Attention turns from passing the ACE Kids Act to implementation and starting to improve care for some of the nation’s sickest kids.
ACE Kids Webinars
CHA members, register below for an upcoming webinar addressing questions and preparing a path for ACE Kids Act implementation.
2 p.m. ET, May 21
View Past Recording
With the passage of the Advancing Care for Exceptional Kids Act of 2019 (ACE Kids Act) as part of H.R. 1839, focus shifts to implementation and the many questions around next steps—from policy, operating and care delivery perspectives.
To begin to address questions and prepare a path for implementation, join one of the two upcoming webinars, 11:30 a.m. ET, May 16, or 2 p.m. ET, May 21. Each webinar will provide context and an initial overview of timing and expectations for the implementation of ACE Kids federally and at the state level. Following the introductory overview, more detailed content focused on topics specific to interested audiences will be available.
How the ACE Kids Act will help kids
The ACE Kids Act supports better care coordination for children with medically complex conditions who rely on Medicaid. These children require serious and ongoing care—they often see six or more specialists and more than a dozen physicians. Just coordinating all those doctor visits can become a full-time job for parents. This legislation will help reduce that burden on families by allowing states to create special health homes to coordinate children's care.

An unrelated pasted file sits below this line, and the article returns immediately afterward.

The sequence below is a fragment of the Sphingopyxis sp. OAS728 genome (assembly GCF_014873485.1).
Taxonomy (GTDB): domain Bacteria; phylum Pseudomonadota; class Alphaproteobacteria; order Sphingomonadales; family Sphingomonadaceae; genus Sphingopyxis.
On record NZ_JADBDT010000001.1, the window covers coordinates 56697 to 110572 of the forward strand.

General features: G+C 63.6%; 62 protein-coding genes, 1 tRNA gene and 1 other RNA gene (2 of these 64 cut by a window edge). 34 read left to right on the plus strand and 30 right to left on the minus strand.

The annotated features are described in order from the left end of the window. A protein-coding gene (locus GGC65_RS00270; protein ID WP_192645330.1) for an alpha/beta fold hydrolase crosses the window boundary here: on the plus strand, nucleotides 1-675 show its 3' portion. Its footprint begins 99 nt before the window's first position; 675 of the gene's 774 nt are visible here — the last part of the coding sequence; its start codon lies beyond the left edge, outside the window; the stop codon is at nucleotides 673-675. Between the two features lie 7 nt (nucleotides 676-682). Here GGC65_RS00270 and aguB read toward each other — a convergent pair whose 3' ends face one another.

Sometimes, that care coordination even needs to extend beyond state lines. Children with unique needs require highly specialized providers, and those providers aren't always in the same state as the children who rely on them. The ACE Kids Act is designed to make it easier for families to cross state lines for care, which can sometimes be a challenge today within the Medicaid program.
While long trips to see their doctor can be necessary, it's best when children see the provider they need as near home as possible. The ACE Kids Act supports care closest to children's homes and communities and aims to reduce unnecessary hospitalizations.
But the ACE Kids Act will do more than coordinate care, it will help make care for these children better overall in the future. Today, there is no national definition of what makes a child "medically complex," so it's hard to aggregate data and gain insight into issues they face; at a national level, it's hard to see how to help them through improvements in coordination, quality of care and more. The ACE Kids Act will address this challenge.
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